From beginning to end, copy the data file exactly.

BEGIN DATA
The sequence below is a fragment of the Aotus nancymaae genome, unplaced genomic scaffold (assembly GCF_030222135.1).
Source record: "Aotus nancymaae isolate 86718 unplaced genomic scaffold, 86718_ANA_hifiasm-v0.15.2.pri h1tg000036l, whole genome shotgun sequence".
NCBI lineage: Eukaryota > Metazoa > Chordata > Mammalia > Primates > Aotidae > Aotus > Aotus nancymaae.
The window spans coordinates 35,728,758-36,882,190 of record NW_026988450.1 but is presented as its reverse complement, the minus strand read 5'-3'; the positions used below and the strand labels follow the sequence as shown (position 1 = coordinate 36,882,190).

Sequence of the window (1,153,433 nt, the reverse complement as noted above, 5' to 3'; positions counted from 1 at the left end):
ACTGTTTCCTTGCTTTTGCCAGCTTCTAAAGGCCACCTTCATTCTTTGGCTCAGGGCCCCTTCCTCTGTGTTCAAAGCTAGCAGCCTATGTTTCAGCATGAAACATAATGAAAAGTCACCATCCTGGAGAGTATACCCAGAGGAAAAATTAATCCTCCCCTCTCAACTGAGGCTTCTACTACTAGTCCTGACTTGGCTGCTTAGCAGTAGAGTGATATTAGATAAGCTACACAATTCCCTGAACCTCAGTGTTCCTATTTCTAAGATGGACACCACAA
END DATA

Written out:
The sequence below is a fragment of the Aotus nancymaae genome, unplaced genomic scaffold (assembly GCF_030222135.1).
Source record: "Aotus nancymaae isolate 86718 unplaced genomic scaffold, 86718_ANA_hifiasm-v0.15.2.pri h1tg000036l, whole genome shotgun sequence".
NCBI lineage: Eukaryota > Metazoa > Chordata > Mammalia > Primates > Aotidae > Aotus > Aotus nancymaae.
The window spans coordinates 35,728,758-36,882,190 of record NW_026988450.1 but is presented as its reverse complement, the minus strand read 5'-3'; the positions used below and the strand labels follow the sequence as shown (position 1 = coordinate 36,882,190).

Sequence of the window (1,153,433 nt, the reverse complement as noted above, 5' to 3'; positions counted from 1 at the left end):
ACTGTTTCCTTGCTTTTGCCAGCTTCTAAAGGCCACCTTCATTCTTTGGCTCAGGGCCCCTTCCTCTGTGTTCAAAGCTAGCAGCCTATGTTTCAGCATGAAACATAATGAAAAGTCACCATCCTGGAGAGTATACCCAGAGGAAAAATTAATCCTCCCCTCTCAACTGAGGCTTCTACTACTAGTCCTGACTTGGCTGCTTAGCAGTAGAGTGATATTAGATAAGCTACACAATTCCCTGAACCTCAGTGTTCCTATTTCTAAGATGGACACCACAA